NASCAR: Bumping and banging returns to Bristol
By Jenna Fryer
BRISTOL, Tenn. — With a two-handed toss of his helmet, Tony Stewart brought back everything that had been missing at Bristol Motor Speedway.
It was the rock ‘em, sock ‘em style of racing that made the Tennessee bullring the toughest ticket in NASCAR, and fans fill the place for 55 consecutive races hoping to see bumping and banging on the track and the off-track drama it created.
Progressive banking added in 2007 diluted the action, and fans turned their backs on Bristol in droves. Yet another disappointing crowd in March was the final straw for track owner Bruton Smith, who ordered changes to the track surface in the hopes the action would pick up and the fans would return.
He got exactly what he wanted Saturday night, even if his idea didn’t go exactly according to plan.
Tempers flared again at Bristol — the boiling point coming when Stewart heaved his helmet at Matt Kenseth’s car after the two wrecked racing for the lead — and the action on track picked up enough to satisfy most fans.
Five-time Bristol winner Jeff Gordon, who watched some of Bristol’s greatest races from the spotter stand before he began his Cup career, thought Saturday night looked a lot like old Bristol.
“Even though it was really tough to pass, it just reminded me of old school Bristol,” Gordon said. “I think it was a success and I certainly had a lot of fun. I say they grind the whole place. Sounds awesome. I hope they do that next time.”
Believing the progressive banking had created too many lanes for drivers to use, Smith ordered the top groove to be ground down at Bristol. His desired effect was a tighter track that forced drivers to run around the bottom and use their bumpers to move cars out of their way.
They had to use their bumpers, but it was at the top of the track where the action occurred. The new top groove picked up rubber as the race progressed, and the grip in the high line was too attractive for drivers to ignore.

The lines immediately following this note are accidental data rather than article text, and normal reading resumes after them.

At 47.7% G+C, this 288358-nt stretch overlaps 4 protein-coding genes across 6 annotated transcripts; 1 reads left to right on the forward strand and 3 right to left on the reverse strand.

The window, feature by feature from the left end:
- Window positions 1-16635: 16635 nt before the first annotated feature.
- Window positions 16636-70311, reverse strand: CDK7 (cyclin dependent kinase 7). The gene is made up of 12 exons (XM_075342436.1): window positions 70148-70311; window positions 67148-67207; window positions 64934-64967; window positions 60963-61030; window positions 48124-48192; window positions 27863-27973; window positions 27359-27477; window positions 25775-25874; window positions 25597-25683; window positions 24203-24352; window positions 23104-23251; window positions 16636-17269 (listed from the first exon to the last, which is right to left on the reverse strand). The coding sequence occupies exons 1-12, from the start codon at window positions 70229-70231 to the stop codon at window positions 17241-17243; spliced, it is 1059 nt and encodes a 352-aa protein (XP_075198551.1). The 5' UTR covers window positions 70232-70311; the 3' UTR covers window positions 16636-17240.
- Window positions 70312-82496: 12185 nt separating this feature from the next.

Denny Hamlin, who picked up his first Bristol victory, thought the racing was similar to years past.
“We were all running in a line and just waiting on the next guy to screw up to get around,” he said. “That’s what you had with the old Bristol. That’s how we had to race. I don’t think we saw as much side-by-side racing, but you didn’t see side-by-side racing with the old Bristol. You just saw a bunch of cars in line waiting on someone to get knocked out of the way or mess up and that’s the same thing we had.”
With it came the return of a vintage Stewart reaction following his accident with Kenseth.
The three-time series champion had rallied from a lap down to run for the lead with Kenseth, but after the two came close to wrecking for at least an entire lap, they finally collided for reasons neither agreed upon. Stewart showed his displeasure by tossing his helmet at Kenseth’s car, and promising a rocky ride the rest of the season.
“I’m going to run over him every chance I’ve got from now ‘til the end of the year, every chance I’ve got,” Stewart said.
That’s the kind of responses fans expect at Bristol, where Dale Jarrett in 1993 threw his helmet at Bobby Hillin Jr.’s car. Ward Burton once threw his heel guards at Dale Earnhardt Jr., Jimmie Johnson made an obscene gesture, Gordon shoved Kenseth, Kevin Harvick charged after Greg Biffle, and, oh, the late Dale Earnhardt spun Terry Labonte in an effort to “rattle his cage.”
On Saturday night, even Danica Patrick got into the action, angrily wagging her finger at Regan Smith after contact from him caused a race-ending wreck after she’d worked her way to 19th.
“We were just racing hard, this is Bristol, this is why people love this track because you see a lot of that, you see tempers flare,” Patrick said.
It was the perfect kickoff for the final push to set the Chase for the Sprint Cup championship field.
Hamlin’s win was his third of the season, and it created a four-way tie for most wins in the series. Should nothing give over the next two races between Hamlin, Johnson, Stewart and Brad Keselowski, there’d be a logjam for the top seed in the 10-race Chase.
And the race is still on for the final two wild card spots.
A wreck with Juan Pablo Montoya was devastating for Ryan Newman, who slipped out of contention for one of the two wild card berths. Headed into next Sunday’s race at Atlanta, Kasey Kahne is still holding steady for one of the spots. Kyle Busch moved into position for the second one, and he leads Gordon by 16 points. Newman fell to fourth in the wild card standings, 19 points behind Busch.
And Carl Edwards, who lost the championship to Stewart last year on a tie-breaker, is still trying to find a way into the Chase.
Hamlin was well aware of the repercussions as he chased down Edwards on the track, using a vintage “slide job” pass of Edwards to take the lead. Then he successfully defended Edwards’ attempt to use a crossover to take the lead back, and Hamlin preserved a win that helped him and Busch, his Joe Gibbs Racing teammate.
Gordon, who finished third, also had an eye on the standings.
“If Carl had won or Kyle had won, it would have gotten us way behind, so we kept ourselves in the battle for it,” Gordon said. “We’ve got two more opportunities and they’re good opportunities. I’m a little disappointed myself because I think we had the car and we had the track position and I got loose on new tires on that one run when we really had the guys I felt we had to beat behind us.”